The data is processed using one of several commercially available software packages. MASW interpretation requires no prior assumptions about the subsurface structure. Data processing is a complex series of iterative sequences combining shot gathers, analyzing each shot record for dispersion of the surface waves recorded, inverting the dispersion curve to 1D Vs profiles, and combining the 1D profiles into 2D cross sections. Figure 123 illustrates the process flow for analysis and interpretation of MASW data.
Figure 123. Illustration of the process used to derive MASW shear wave velocity (2D) cross-sections (from Kansas Geologic Survey).
If a 1D shear wave velocity profile is required then the 1D MASW method can be used. Figure 124 shows a shear wave profile with the ReMi results being compared with a shear wave velocity log. Such results may be useful for several applications including soil compaction control, pavement evaluation, maping the subsurface and estimating the strength of subsurface materials and finding buried cultural features such as dumps and piers.
Figure 124. Figure 124. Shear-wave profile interpretation from a SeisOpt survey.
The method is reported to have a wide range of applications, including rippability studies, void and utility detection, basement mapping and fault mapping. In addition, the 1D MASW method, which with the right setup can determine shear wave velocities to depths of 100 meters, can be used to determine the NEHRP soil classification at a site.
Since the method is relatively new, the limitations may not yet be apparent. However, since the method partly relies on ambient noise, it is possible that all of the frequencies required for a particular target may not be present at a particular site. At some sites, such as near a busy highway, the frequencies may be dominated by a small range of frequencies having a high amplitude. Resolution decreases quickly with depth which limits the ability to detect thinner layers at depth.
Common-Offset Rayleigh Wave Method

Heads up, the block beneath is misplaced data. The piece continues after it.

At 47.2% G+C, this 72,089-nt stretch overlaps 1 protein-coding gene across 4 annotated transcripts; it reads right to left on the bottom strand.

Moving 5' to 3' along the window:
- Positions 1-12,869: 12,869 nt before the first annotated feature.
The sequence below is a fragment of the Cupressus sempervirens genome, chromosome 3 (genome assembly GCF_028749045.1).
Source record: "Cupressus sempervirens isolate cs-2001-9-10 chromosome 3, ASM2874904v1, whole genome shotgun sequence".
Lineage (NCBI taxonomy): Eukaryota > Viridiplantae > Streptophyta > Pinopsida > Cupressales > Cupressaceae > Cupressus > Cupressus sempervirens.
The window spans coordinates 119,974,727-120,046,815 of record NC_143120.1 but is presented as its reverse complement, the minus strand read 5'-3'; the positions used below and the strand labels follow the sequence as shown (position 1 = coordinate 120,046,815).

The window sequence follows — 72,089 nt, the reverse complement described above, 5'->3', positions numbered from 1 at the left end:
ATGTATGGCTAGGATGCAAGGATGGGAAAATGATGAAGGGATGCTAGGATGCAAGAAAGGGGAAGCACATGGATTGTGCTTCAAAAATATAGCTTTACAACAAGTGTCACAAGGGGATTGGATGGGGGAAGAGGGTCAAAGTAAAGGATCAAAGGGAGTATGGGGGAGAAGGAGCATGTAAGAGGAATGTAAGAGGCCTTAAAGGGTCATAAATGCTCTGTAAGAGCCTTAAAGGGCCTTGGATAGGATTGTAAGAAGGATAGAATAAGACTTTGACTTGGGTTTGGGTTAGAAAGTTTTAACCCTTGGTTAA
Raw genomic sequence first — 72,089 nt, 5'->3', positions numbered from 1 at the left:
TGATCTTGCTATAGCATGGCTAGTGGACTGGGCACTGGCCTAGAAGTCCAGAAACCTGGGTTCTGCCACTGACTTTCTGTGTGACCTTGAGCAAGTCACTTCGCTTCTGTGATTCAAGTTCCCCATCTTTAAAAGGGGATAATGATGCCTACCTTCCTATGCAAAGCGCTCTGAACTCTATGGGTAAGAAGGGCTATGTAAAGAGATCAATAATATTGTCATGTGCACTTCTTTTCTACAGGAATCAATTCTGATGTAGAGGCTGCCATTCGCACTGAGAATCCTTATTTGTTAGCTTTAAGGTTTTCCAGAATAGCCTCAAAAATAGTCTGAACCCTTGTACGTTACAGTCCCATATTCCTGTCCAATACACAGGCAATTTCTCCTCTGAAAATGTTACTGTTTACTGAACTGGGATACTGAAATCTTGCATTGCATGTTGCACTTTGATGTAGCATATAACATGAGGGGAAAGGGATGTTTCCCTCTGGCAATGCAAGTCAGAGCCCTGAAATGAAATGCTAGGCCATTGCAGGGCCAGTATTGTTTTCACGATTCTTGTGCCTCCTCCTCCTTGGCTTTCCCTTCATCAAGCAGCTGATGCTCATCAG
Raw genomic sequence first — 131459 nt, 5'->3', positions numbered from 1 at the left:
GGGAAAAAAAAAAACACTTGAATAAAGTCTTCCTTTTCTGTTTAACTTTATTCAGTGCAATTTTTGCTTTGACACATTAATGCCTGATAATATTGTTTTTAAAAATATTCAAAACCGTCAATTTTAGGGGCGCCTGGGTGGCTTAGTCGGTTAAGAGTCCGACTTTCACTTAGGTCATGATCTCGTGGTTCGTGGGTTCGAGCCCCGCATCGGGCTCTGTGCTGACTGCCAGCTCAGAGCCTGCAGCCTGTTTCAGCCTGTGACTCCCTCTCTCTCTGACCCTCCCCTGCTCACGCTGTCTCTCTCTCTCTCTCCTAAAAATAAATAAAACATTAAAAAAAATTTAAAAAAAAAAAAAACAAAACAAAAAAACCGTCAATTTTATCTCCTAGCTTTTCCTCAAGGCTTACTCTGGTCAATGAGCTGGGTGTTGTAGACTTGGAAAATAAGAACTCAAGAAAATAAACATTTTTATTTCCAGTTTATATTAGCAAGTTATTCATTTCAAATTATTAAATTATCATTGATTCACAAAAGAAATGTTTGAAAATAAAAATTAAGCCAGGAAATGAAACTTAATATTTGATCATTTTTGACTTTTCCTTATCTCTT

This method is also called Common-Offset Surface Waves. The method is quite effective at mapping inhomogeneities in the near surface, although it is not a frequently used method. The field techniques are easy to apply, and compared to other seismic methods, it is a rapid technique.
This method uses Rayleigh waves to detect fracture zones and associated voids. Rayleigh waves, also known as surface waves, have a particle motion that is counterclockwise with respect to the direction of travel. Figure 262 illustrates the particle motion for Rayleigh waves traveling in the positive X direction. In addition, the particle displacement is greatest at the ground surface, near the Rayleigh wave source, and decreases with depth. Three shot points are shown, labeled A, B, and C. The particle motion and displacement are shown for five depths under each shot point. For shot B, over the void, no Rayleigh waves are transmitted through the water/air filled void. This affects the measured Rayleigh wave recorded by the geophones over the void. Four parameters are usually observed. The first is an increase in the travel time of the Rayleigh wave as the fracture zone above the void is crossed. The second parameter is a decrease in the amplitude of the Rayleigh wave. The third parameter is reverberations (sometimes called ringing) as the void is crossed. The fourth parameter is a shift in the peak frequency toward lower frequencies. This is caused by trapped waves, similar to a tube wave in a borehole. The effective depth of penetration is approximately one-third to one-half of the wavelength of the Rayleigh wave.